It's not just Ferguson or Seattle. Policing right across our nation is out of control: I've come to think of them as just another "gang," one that is armed to the teeth. I wanted to start with the idea that it was just a matter of the proverbial "bad apples," because, after all, I didn't want to be responsible for the same sort of guilt by association I'd seen from the police, but as long as cops continue to protect their own, as long as they continue to close ranks behind a "blue wall," they are participating in a criminal conspiracy to cover-up crimes. This makes them all bad cops. The reason I support the people of Ferguson, who are still in the streets, is that the courts have proven totally incapable of convicting these "bad apples" even when it gets that far, largely due to the fact that their fellow gang members refuse to honestly testify against them. We already know that internal investigations will result in, at worst, a slap on the wrist (although in their "defense," one cop was forced to resign, presumedly with full benefits, for pointing a rifle into a journalist's camera and threatening to kill him). It's with a truly heavy heart that I confess that I have no faith whatsoever that there will be justice in the death of that Ferguson teenager.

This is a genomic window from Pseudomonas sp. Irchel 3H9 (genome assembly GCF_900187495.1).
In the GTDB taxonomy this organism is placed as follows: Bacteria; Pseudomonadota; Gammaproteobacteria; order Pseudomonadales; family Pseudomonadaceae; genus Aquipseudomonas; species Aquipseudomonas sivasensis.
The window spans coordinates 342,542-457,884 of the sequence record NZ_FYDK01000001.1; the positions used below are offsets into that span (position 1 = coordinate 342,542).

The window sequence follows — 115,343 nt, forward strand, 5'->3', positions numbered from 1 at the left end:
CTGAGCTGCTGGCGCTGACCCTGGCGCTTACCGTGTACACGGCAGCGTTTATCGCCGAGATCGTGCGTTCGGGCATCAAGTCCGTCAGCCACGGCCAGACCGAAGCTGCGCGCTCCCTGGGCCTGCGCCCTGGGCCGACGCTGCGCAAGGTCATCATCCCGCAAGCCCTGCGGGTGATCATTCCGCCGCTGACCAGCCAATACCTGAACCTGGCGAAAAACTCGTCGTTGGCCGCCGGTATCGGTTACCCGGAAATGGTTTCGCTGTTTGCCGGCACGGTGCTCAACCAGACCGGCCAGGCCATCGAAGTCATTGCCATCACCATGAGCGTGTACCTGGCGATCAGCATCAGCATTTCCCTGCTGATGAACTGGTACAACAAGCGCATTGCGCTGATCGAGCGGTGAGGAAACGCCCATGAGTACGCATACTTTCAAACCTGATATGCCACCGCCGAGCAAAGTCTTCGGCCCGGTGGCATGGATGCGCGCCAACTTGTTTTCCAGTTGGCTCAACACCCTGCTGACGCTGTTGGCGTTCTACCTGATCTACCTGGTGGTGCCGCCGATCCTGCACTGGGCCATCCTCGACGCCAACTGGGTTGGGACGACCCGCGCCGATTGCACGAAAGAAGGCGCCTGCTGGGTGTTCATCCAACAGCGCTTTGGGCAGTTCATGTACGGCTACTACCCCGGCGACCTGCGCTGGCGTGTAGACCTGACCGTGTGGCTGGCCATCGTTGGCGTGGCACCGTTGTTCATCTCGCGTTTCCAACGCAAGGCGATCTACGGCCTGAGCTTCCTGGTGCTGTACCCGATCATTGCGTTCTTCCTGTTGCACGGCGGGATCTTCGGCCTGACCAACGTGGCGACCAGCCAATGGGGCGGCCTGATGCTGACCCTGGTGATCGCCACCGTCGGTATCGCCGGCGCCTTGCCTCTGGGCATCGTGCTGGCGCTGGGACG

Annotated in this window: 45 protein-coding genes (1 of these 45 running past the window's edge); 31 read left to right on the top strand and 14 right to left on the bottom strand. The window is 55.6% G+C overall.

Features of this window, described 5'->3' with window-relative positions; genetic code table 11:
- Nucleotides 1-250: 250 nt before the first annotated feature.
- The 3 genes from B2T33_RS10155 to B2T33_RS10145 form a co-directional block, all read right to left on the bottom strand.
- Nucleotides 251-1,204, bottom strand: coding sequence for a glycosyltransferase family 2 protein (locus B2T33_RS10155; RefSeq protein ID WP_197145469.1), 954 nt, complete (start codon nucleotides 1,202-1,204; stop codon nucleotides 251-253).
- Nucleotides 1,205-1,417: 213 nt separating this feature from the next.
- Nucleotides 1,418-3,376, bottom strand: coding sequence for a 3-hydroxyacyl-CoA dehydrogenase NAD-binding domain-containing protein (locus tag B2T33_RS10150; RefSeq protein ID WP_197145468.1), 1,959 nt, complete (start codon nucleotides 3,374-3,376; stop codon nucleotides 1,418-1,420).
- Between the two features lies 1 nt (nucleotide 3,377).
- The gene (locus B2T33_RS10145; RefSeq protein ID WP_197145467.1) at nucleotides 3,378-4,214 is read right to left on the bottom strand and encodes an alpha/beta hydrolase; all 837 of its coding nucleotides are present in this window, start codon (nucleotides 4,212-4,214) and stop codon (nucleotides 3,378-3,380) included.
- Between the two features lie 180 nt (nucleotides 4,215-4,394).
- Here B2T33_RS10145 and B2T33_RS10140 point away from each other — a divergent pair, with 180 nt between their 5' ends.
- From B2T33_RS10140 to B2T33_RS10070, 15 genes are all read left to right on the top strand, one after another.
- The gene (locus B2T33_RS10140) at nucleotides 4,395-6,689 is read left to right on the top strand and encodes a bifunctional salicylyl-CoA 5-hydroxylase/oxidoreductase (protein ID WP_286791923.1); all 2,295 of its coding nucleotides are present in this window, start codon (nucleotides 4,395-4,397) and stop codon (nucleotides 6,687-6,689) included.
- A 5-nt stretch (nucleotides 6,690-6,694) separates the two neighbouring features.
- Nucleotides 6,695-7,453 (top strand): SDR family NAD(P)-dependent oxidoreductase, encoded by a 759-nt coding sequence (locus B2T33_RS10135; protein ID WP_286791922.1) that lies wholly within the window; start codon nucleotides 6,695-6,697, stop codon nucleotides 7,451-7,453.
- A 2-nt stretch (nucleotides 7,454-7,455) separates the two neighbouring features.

These days, it appears that the court of public opinion is the only court we have when it comes to bad cops. 

It's gotten so that I no longer counsel my teenager to seek out an officer if she feels threatened in downtown Seattle, in part because I'm worried she'll wind up getting shot (I can't even imagine what it must be like to be the parent of a black teen). I instead tell her to duck into the nearest shop because, at least, I know the police are committed to protecting commerce.

It's gotten so that foreign governments are warning their citizens traveling in America about the criminality of our police forces. That's right, they are being warned about our police, rather than our criminals.

It's gotten so that the use of police SWAT raids, military-style invasions of homes and businesses, have increased from about 3,000 a year in the 1980's, to over 50,000 a year today, often to arrest unarmed, petty criminals, causing death and injury to hundreds of innocent people including young children.

And it's getting worse: